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Law Educator, Esq.
Law Educator, Esq., Attorney
Category: Business Law
Satisfied Customers: 118635
Experience:  All corporate law, including non-profits and charitable fraternal organizations.
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I have two questions. One is about rules and procedure. I

Resolved Question:

I have two questions. One is about rules and procedure. I was wondering what is the Maryland law regarding when to file an appeal? I know it's within 30 days - but is it when the Judge makes the ruling, or when the ruling is actually filed with the court. For example, if a Judge rules from his bench in open court a ruling on March 6, 2009, but the stamp on the official ruling paper doesn't get stamped or filed until March 11, 2009, which day starts the 30 days clock ticking?    My next question about Maryland rule is about pro-se litigants. If a suit is fashioned in an et al., situation and two of the et al people are individuals and two are corporations...what is the rule on pro-se? Can a person be pro-se if a corporation is involved in the case? This is a case that generated from a quasi-judicial hearing and was appealed to the board of appeals and then to the circuit court. we are interested in appealing again, but need to know if we can move forward, procedurally, as pro-se
Submitted: 8 years ago.
Category: Business Law
Expert:  Law Educator, Esq. replied 8 years ago.
The court's order is not official for this purpose until it is ENTERED by the court, which means filed, the ruling should indicate the date entered. Until the court files the ruling it can be changed or modified. §12-302.

In a case with multiple defendants or plaintiffs, where the corporations are involved the corporations must be represented by attorneys, but there is no requirement that the individuals being sued need to be represented by counsel (though it is the best idea because pro se litigants tend to irritate the court.).

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Customer: replied 8 years ago.
O.k, but on the second part of my question...if for example, my husband and I file an appeal pro-se and fashion it et al. and the et al. part includes the corporate entities, what would be the ramifications of that? Would the court be able to kick just the corporate entities out because they are not properly represented - in essence cutting out appeal in half, or would it have to be a motion made by the opposing counsel? And...if noone said anything and noone had an issue with it, would the appeal be processed and heard without issue?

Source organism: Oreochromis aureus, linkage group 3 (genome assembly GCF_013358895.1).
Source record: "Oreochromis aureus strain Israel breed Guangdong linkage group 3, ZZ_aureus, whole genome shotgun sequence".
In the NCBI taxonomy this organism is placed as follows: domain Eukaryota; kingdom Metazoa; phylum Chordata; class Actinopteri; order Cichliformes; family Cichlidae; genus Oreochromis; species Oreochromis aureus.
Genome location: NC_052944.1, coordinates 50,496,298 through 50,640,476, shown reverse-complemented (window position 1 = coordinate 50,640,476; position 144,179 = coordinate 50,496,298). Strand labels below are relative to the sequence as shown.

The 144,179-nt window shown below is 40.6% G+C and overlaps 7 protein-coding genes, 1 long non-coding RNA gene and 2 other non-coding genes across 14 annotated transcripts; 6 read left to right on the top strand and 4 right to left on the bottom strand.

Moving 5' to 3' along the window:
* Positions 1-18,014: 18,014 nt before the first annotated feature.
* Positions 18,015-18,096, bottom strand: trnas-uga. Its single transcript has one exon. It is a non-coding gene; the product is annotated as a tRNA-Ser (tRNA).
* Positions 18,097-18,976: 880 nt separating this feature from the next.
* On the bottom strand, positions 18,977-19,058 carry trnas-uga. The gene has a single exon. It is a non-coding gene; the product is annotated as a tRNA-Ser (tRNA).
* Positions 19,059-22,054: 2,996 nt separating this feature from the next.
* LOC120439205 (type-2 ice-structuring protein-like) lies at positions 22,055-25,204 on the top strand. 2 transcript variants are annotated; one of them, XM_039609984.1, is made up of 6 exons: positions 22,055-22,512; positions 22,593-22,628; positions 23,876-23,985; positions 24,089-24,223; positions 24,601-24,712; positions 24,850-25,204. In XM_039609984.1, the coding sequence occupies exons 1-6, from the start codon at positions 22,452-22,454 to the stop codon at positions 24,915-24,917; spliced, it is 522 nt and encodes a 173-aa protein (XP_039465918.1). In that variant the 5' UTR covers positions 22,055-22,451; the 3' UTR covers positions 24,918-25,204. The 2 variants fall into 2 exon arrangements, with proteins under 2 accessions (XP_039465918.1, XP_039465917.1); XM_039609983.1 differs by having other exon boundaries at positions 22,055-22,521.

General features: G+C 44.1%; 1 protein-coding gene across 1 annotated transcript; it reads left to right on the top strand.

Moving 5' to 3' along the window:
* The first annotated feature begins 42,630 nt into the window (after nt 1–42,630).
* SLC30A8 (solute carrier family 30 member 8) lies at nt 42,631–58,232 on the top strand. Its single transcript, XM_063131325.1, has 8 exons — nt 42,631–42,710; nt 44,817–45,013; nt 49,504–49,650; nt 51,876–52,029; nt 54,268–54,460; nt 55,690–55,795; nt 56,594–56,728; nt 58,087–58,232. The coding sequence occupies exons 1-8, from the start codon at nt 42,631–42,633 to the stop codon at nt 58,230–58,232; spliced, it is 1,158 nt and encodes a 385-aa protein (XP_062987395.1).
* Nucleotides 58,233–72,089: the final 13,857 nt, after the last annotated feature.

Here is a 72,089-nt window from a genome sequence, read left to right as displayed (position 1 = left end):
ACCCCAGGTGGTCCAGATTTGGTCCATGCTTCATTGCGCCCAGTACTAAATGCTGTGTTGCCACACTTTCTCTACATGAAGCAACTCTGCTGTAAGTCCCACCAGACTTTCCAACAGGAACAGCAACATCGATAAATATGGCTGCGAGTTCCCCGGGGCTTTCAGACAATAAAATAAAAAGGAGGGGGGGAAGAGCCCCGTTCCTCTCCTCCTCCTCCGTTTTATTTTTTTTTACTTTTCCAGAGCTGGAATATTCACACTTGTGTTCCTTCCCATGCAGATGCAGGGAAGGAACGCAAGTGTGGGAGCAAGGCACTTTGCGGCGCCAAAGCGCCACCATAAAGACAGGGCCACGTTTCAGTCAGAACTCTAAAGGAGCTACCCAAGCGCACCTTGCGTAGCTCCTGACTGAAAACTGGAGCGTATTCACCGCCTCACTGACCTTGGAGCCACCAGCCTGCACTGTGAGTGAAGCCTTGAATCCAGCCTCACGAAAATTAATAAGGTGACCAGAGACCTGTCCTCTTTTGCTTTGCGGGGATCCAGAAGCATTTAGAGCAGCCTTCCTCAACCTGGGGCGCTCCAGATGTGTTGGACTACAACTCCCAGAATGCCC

Expert:  Law Educator, Esq. replied 8 years ago.
Corporations under the law must be represented by counsel and the court could find a default judgment against them or at least sanction them and order them to obtain counsel to represent them. You can raise the issue they are not properly represented if you choose, but the court should not be allowing them to proceed without being represented by counsel either.
Customer: replied 8 years ago.
The situation is, my husband and I are the individuals on the suit, and there are two corporations that were (are) affiliated with also named. One was an LLC that I am a member of, and the other was a corporation - that is currently dissolved, and we were officers of.

I am wondering if we can't see eye to eye with our attorney and the proper way to go forward on this appeal, do my husband and myself have proper standing (as pro-se) for the whole appeal or do we only have proper standing for ourselves as individuals...and how would it play out if we decided to file the appeal (as pro se) including all of the entities?
Expert:  Law Educator, Esq. replied 8 years ago.
You do not have any right to represent any corporate entity, that is considered the unauthorized practice of law and the law says all corporate entites must be represented by an attorney. You can appeal on your own, but you should have a sit down with the attorneys and hear out their positions and then you are free to move on your own for an appeal.

Customer: replied 8 years ago.
but then how would I fashion the appeal? Just leave the corporate entities off of it..or put "et al" like it is on the original memorandum?
Expert:  Law Educator, Esq. replied 8 years ago.
You would only be filing on your own behalf and not on the behalf of the corporate entities, and if they do not file, then they could lose their rights to appeal. If you are still in control of the LLC and corporation then you need to be directing your attorneys or perhaps consider getting new attorneys for appeal.
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